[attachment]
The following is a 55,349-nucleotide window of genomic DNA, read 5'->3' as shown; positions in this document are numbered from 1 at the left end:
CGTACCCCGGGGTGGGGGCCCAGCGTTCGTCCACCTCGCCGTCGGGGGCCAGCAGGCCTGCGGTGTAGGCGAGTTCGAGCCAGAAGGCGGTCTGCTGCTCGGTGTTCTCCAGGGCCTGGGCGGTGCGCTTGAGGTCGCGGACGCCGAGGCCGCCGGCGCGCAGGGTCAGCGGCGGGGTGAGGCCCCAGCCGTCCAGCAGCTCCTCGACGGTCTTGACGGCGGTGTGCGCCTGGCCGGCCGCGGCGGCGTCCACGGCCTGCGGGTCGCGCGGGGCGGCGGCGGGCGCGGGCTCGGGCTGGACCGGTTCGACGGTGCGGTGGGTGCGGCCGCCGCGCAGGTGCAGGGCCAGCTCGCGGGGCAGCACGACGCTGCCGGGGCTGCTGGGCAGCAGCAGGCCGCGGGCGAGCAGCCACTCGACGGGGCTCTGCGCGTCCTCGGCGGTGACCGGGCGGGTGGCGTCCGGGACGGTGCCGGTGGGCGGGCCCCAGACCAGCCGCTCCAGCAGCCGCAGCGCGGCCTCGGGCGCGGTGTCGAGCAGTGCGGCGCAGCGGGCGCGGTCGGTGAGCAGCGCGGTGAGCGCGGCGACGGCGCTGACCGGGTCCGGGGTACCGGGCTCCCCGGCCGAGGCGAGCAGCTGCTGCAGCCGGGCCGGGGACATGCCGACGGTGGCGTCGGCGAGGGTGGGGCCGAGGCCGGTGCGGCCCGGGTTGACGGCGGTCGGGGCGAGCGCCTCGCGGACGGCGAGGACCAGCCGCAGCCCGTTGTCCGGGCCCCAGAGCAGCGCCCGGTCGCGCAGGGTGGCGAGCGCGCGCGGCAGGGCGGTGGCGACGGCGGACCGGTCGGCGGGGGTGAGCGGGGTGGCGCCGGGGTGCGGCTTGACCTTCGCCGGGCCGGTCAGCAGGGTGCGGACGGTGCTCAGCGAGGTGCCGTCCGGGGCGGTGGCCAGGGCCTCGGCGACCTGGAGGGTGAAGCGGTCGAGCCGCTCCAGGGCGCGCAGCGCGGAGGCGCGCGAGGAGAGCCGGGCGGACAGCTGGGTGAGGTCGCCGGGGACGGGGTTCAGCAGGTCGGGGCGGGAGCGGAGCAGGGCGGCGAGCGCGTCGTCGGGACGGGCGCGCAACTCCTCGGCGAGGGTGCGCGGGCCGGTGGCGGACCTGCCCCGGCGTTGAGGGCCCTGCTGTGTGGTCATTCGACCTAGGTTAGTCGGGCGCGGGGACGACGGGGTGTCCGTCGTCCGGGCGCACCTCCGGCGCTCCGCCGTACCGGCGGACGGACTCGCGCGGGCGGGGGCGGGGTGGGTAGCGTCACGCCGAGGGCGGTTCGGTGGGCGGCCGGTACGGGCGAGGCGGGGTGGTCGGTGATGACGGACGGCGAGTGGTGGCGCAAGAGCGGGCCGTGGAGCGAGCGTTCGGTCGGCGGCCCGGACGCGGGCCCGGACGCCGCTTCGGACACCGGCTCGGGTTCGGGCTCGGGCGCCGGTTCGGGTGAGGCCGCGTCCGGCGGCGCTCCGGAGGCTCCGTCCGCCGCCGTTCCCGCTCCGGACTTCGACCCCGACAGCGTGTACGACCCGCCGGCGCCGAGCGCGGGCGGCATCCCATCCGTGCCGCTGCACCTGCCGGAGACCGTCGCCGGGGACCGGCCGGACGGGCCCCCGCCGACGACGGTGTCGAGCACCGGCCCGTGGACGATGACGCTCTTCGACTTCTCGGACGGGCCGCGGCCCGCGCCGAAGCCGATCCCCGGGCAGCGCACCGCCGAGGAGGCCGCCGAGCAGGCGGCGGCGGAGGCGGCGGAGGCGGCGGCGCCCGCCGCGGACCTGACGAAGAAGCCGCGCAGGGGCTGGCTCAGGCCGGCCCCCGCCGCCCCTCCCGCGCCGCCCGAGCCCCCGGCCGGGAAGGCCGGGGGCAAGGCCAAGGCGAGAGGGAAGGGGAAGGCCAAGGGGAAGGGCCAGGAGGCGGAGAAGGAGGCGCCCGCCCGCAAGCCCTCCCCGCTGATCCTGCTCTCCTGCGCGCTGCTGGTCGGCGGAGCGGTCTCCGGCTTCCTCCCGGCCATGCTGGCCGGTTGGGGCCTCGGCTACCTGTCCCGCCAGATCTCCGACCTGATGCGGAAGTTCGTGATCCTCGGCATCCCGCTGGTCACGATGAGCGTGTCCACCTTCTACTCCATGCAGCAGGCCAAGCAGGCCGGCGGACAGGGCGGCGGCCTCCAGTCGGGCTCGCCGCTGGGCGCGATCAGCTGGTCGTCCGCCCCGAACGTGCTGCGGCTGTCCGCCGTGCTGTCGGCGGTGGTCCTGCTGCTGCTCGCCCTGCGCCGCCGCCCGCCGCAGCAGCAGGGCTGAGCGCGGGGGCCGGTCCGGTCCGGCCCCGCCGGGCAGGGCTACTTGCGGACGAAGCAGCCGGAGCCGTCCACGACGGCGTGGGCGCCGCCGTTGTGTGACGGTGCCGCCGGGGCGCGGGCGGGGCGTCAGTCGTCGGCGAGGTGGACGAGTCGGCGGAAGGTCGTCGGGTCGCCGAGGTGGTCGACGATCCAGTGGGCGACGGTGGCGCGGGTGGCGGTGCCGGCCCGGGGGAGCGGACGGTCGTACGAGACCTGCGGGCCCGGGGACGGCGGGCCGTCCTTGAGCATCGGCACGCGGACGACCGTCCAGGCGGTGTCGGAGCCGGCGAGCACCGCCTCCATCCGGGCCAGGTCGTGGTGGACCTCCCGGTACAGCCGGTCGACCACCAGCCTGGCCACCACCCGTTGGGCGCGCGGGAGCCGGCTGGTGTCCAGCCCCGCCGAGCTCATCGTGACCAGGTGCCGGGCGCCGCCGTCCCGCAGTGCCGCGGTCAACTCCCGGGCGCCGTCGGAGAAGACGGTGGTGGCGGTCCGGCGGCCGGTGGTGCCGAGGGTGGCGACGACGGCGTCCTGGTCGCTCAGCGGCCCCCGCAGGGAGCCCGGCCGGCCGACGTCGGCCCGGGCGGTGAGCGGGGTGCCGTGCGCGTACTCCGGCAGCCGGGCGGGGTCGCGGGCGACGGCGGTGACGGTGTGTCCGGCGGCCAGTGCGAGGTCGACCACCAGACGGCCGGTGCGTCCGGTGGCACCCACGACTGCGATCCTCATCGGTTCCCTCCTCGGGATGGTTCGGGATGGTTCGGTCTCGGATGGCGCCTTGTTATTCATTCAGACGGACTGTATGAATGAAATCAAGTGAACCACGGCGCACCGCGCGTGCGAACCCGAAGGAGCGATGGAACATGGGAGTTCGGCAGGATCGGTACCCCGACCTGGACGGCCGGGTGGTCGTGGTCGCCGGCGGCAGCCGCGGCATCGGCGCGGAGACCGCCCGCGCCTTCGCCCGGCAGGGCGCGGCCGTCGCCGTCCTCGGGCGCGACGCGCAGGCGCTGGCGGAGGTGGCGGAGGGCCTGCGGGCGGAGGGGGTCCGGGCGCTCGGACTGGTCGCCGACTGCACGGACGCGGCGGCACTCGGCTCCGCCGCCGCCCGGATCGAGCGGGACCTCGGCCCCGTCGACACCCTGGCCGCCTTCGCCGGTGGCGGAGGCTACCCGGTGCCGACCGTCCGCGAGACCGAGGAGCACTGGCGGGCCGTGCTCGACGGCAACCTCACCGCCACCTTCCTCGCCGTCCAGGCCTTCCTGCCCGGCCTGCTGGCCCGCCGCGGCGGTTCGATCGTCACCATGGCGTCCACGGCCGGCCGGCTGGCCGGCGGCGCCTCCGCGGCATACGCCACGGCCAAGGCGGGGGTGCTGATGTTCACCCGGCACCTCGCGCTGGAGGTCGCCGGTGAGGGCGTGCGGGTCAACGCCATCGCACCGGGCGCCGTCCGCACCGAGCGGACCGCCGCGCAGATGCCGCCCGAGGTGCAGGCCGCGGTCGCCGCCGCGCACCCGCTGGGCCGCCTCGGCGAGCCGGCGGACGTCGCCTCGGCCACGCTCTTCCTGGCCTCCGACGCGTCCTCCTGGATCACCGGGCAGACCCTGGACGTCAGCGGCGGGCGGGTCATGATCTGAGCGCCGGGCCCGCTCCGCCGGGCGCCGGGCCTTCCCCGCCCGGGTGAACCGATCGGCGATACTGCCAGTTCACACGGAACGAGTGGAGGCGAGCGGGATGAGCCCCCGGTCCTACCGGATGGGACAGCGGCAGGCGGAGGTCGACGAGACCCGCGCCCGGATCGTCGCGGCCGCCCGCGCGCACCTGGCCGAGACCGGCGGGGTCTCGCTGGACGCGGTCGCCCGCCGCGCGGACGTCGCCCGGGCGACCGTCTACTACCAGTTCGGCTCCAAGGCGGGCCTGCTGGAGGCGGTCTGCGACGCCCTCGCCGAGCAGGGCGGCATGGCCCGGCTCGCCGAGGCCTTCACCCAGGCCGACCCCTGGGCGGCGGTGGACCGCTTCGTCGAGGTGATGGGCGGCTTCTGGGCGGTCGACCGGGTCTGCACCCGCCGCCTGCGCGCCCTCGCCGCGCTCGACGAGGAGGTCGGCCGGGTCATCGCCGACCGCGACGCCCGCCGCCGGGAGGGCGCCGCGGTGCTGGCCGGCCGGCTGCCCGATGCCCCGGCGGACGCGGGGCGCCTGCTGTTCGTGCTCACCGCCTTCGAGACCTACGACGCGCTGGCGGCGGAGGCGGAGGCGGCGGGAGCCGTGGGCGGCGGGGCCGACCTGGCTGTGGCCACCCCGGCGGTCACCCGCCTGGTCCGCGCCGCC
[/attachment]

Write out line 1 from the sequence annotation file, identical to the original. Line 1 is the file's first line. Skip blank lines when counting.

The following is a 55,349-nucleotide window of genomic DNA, read 5'->3' as shown; positions in this document are numbered from 1 at the left end: